Behind Trade CEO’s Strategy To Launch A Direct-To-Consumer Coffee Brand

If coffee drinkers receive personalized recommendations about which high-end coffee they’ll like best, will they start drinking more fancy java at home, and not just when they order their latte to go?

Direct-to-consumer coffee business Trade launched in April backed by JAB Holdings, one of the biggest names in coffee and coffee chains. JAB’s massive presence includes Stumptown and Intelligentsia Coffee as well as Keurig, Dr. Pepper, Peet’s Coffee and Panera.

Although coffee drinkers spend $14 billion on coffee they make at home, “comparatively little is in specialty coffee,” Trade CEO Mike Lackman said. Trade wants to change that coffee drinking behavior.

Trade is different from off-the-shelf coffee brands because it tailors recommendations to an individual’s palate and roasts beans just days before mailing them out.

Trade’s messaging starts by engaging consumers with a quiz to entice consumers to upgrade their coffee preferences. If consumers finish the quiz, Trade knows they are much more likely to convert.

Like most direct-to-consumer brands, Trade is spreading its message by leaning heavily on digital media and using data to market to and serve its customers better.

Choosing Media Channels

Trade started with three marketing channels: search, social and influencers. The company has made the most progress in its influencer marketing so far, Lackman said.

“The lack of a single target customer based surprised me,” he said.

Because lots of influencers like coffee, Trade can distribute its message across a wide group.

Coffee is a product that many different types of influencers can get behind, such as vlogs run by tired parents, gamers needing to fuel up or recover from late-night sessions or fashion, apparel and beauty influencers.

Although Trade initially thought gourmands would be the best people to see Trade’s approach to coffee, health food influencers who follow Whole 30 or ketogenic diets proved fertile ground to hunt for customers. “All of a sudden they can’t put sugar in their coffee, and they realize their coffee tastes really bad,” Lackman said.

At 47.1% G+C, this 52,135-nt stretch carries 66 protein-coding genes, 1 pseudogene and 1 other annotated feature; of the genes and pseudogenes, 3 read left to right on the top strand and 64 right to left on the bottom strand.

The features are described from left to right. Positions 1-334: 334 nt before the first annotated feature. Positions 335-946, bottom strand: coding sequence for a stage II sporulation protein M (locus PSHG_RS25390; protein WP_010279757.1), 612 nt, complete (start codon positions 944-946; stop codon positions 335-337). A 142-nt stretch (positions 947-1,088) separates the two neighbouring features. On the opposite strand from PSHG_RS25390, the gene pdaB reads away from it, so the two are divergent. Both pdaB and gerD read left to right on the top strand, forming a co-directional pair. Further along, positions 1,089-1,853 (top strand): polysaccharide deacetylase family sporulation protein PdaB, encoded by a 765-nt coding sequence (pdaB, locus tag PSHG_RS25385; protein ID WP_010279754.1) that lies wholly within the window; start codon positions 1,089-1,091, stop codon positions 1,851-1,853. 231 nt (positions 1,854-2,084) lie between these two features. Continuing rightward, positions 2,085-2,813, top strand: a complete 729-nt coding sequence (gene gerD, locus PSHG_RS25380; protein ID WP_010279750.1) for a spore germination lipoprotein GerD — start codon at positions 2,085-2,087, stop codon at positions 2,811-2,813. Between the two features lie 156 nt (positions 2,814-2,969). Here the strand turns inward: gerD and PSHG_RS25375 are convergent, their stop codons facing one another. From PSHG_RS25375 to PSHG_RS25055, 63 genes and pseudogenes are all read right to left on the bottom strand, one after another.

Building on its success with Instagram and YouTube influencers, Trade added audio advertising recently. Podcasts hosts can likewise recommend Trade to their listeners, building on the word-of-mouth messaging Trade sees resonate with customers.

But Lackman is warier of search and social, which perform well but are too risky to be reliable in the long term. Trade is working at diversifying away from those channels quicker than it initially expected.

“Search and social are such volatile markets you don’t want to be overly dependent on them,” he said.

Although Facebook provides immense scale and audience targeting that makes it ideal for re-engaging potential customers, it’s not a marketing panacea. Trade’s full branding message is harder to tell within a single Facebook ad. The news feed reminds Lackman of the time Trade gave out iced coffee samples during a SoHo sample sale.

“It was a crowded, aggressive environment – a real-life manifestation of Facebook. Elbowing through to talk about coffee was hard,” he said.

Building A Data-Driven Brand

Trade’s critical KPIs are quiz completion rate and the cost of second order.

Quiz completion provides an initial signal on engagement, since Trade doesn’t expect customers to convert right away.

“We have a number of attribution models we layer on top of each other,” Lackman said. “I joke around with my team: Remember, the first time you meet someone for our brand they are probably on their phone in Chipotle waiting for their burrito.”

Trade is confident most those customers who complete a quiz will convert.

For the nascent brand, the cost per second order allows them to gauge the quality of the customers it’s bringing in from each channel. Some influencers just focus on getting brands clicks – but those shallow metrics don’t work for Trade.

“With the influencers we most value, we see repurchase rates that exceed what we expect, and that creates a positive flywheel effect,” Lackman said.

As Trade builds up its marketing presence, it’s often caught between making decisions quickly about where to spend, optimize and grow versus waiting for enough data to roll in.

“We want to be maniacally data-driven, but we don’t want to be sitting around waiting for sufficiency,” Lackman said.

To find a balance between data-driven decisions and speed, Trade analyzes its copious upper-funnel customer data or uses “kernels of other data to make gut decisions,” Lackman said.

Because Trade is resonating with so many different pockets of consumers – from health food lovers to parents to boomers – it will likely end up with many different consumers to target.

“A brand at our age faces a crossroads,” Lackman said. “Are you going to get good at serving a target customer? Or segmentation and taking parallel paths to serve those different targets concurrently?”

For Trade, the choice is clear because it ties back to its mission: good coffee for everyone. “We want to sell not just to aficionados in Brooklyn,” Lackman said, “but [also to] a family in Indiana.”

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